use_search_pathboolnoControls whether or not to use the log_search_path at all. Defaults to true.

The log file consists of rows of JSON objects (the jsonl format).

The log_search_path is a Unix style path (colon separated) that the system will march down, trying to find a place where it can open the named, skipping directories where there isn't write permission. In no value is provided, the default is ["/var/log/", "~/log/", "."].

If the filename parameter has a slash in it, it will always be tried first, before the search path is checked.

If nothing in the search path is openable, or if no search path was given, and the file location was not writable, the system tries to write to a temporary file as a last resort.

If use_search_path is false, the system just looks at the filename field; if it's a relative path, it resolves it based on the current working directory. In this mode, if the log file cannot be opened, then the sink configuration will error when used.


  • Overview A self-truncating log file
  • Detail
filenamestringtrueThe name to use for the log file.
maxSizetrueThe size at which truncation should occur.
log_search_pathlist[string]`falseAn ordered list of directories for the file to live.
truncation_amountSizefalseThe target size to which the log file should be truncated.

When the file size reaches the max threshold (in bytes), it is truncated, removing records until it has truncated truncation_amount bytes of data. If the truncation_amount field is not provided, it is set to 25% of max.

The log file consists of rows of JSON objects (the jsonl format). When we delete, we delete full records, from oldest to newest. Since we delete full reocrds, we may delete slightly more than the truncation amount specified as a result.

The deletion process guards against catastrophic failure by copying undeleted data into a new, temporary log file, and swapping it into the destination file once finished. As a result, you should assume you need 2x the value of max available in terms of disk space.

max and truncation_amount should be Size objects (e.g., << 100mb >> )


  • Overview S3 object storage
  • Detail
secretstringtrueA valid AWS auth token
uidstringtrueA valid AWS access identifier
uristringtrueThe URI for the bucket in s3: format; see below
regionstringfalseThe region (defaults to "us-east-1")
extrastringfalseA prefix added to the object path within the bucket

To ensure uniqueness, each run of chalk constructs a unique object name. Here are the components:

  1. An integer consisting of the machine's local time in ms
  2. A 26-character cryptographically random ID (using a base32 character set)
  3. The value of the extra field, if provided.
  4. Anything provided in the uri field after the host.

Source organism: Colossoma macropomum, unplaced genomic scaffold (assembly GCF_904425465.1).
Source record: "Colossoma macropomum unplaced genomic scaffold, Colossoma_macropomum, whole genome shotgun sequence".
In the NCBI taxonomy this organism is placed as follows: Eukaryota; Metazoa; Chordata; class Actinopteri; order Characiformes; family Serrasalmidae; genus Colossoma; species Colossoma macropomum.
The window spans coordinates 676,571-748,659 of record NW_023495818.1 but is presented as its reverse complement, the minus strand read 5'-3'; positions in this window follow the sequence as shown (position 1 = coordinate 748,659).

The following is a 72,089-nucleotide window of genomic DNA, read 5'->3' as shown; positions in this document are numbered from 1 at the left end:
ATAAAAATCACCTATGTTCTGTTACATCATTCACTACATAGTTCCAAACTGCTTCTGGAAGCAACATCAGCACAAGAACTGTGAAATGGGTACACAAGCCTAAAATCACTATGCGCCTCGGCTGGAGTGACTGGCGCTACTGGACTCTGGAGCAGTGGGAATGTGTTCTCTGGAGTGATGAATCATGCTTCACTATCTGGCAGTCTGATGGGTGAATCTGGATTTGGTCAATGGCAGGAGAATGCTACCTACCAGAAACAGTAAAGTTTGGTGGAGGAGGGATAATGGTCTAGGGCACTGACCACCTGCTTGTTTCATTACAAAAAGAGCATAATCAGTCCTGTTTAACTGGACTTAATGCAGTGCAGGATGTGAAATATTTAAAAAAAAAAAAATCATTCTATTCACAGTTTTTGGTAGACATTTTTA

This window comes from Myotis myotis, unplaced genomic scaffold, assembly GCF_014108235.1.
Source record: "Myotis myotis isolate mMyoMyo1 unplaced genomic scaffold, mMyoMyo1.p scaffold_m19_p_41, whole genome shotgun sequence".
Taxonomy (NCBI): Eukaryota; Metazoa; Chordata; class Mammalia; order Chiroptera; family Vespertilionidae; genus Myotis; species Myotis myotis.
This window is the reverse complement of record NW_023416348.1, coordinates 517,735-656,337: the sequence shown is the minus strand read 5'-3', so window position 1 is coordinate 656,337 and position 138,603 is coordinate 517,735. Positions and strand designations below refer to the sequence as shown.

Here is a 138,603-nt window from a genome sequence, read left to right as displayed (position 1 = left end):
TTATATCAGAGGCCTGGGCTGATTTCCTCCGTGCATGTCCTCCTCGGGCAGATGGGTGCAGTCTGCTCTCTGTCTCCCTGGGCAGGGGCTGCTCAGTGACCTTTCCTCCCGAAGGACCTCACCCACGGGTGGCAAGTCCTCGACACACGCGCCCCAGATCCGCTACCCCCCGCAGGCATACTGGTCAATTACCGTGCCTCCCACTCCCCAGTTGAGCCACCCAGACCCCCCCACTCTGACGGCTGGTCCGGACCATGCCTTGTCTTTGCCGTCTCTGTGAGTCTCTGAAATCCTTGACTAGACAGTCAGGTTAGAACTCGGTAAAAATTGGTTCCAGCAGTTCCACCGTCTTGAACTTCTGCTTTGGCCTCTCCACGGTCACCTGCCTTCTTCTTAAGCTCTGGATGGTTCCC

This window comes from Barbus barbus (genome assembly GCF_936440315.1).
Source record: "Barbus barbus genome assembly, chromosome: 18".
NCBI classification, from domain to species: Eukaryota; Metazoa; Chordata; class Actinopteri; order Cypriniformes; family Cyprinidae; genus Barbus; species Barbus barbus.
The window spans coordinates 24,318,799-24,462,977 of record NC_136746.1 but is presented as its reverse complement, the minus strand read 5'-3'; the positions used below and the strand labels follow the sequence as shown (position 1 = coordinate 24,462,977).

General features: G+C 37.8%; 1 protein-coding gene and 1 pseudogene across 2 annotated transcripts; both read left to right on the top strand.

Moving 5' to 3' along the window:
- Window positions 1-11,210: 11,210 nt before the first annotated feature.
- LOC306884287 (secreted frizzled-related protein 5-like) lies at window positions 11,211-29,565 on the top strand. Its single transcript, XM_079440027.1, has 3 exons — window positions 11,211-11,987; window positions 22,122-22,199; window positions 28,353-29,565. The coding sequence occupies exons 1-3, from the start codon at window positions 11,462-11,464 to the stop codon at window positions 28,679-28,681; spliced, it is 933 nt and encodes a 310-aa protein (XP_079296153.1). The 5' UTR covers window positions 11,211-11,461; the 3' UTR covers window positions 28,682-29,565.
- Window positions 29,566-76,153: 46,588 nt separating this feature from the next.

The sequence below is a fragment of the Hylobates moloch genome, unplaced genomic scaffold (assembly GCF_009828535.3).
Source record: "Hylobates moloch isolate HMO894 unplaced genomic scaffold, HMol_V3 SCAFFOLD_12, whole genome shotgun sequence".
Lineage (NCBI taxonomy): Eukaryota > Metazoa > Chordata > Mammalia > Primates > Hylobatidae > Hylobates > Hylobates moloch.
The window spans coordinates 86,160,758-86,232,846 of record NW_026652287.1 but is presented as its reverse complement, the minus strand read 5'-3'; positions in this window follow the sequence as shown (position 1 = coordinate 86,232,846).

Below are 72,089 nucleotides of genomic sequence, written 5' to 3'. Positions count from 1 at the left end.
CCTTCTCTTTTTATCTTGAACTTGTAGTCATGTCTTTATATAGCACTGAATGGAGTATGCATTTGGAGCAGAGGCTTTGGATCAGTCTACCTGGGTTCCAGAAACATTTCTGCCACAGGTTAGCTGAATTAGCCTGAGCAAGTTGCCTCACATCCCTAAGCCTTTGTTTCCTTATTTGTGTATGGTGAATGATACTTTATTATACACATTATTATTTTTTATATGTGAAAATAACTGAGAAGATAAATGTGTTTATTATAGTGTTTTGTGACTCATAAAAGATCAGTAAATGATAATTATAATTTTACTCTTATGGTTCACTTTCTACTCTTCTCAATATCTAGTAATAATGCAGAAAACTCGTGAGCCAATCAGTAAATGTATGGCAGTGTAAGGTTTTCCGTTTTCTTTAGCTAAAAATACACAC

These items are separated by dashes.

The timestamp goes before the timestamp to ensure files are listed in a sane order.

The user is responsible for making sure the last two values are valid; this will not be checked; the operation will fail if they are not.

Generally, you should not use dots in your bucket name, as this will thwart TLS protection of the connection.


  • Overview HTTP/HTTPS POST
  • Detail
uritrueThe full URI to the endpoint to which the POST should be made.
content_typefalseThe value to pass for the "content-type" header
headersfalseA dictionary of additional mime headers
disallow_httpfalseDo not allow HTTP connections, only HTTPS
timeoutfalseConnection timeout in ms
pinned_cert_filefalseTLS certificate file

The post will always be a single JSON object, and the default content-type field will be application/json. Changing this value doesn't change what is posted; it is only there in case a particular endpoint requires a different value.

If HTTPS is used, the connection will fail if the server doesn't have a valid certificate. Unless you provide a specific certificate via the pinned_cert_file field, self-signed certificates will not be considered valid.

The underlying TLS library requires certificates to live on the file system. However, you can embed your certificate in your configuration in PEM format, and use config builtin functions to write it to disk, if needed, before configuring the sink.

If additional headers need to be passed (for instance, a bearer token), the headers field is converted directly to MIME. If you wish to pass the raw MIME, you can use the mime_to_dict builtin. For example, the default configuration uses the following sink configuration:

sink_config my_https_config {
  enabled: true
  sink:    "post"
  uri:     env("CHALK_POST_URL")

  if env_exists("TLS_CERT_FILE") {
    pinned_cert_file: env("TLS_CERT_FILE")

  if env_exists("CHALK_POST_HEADERS") {
    headers: mime_to_dict(env("CHALK_POST_HEADERS"))


  • Overview Write to stdout
  • Detail

When configuring, this sink take no configuration parameters.


  • Overview Write to stderr
  • Detail

This sink take no configuration parameters.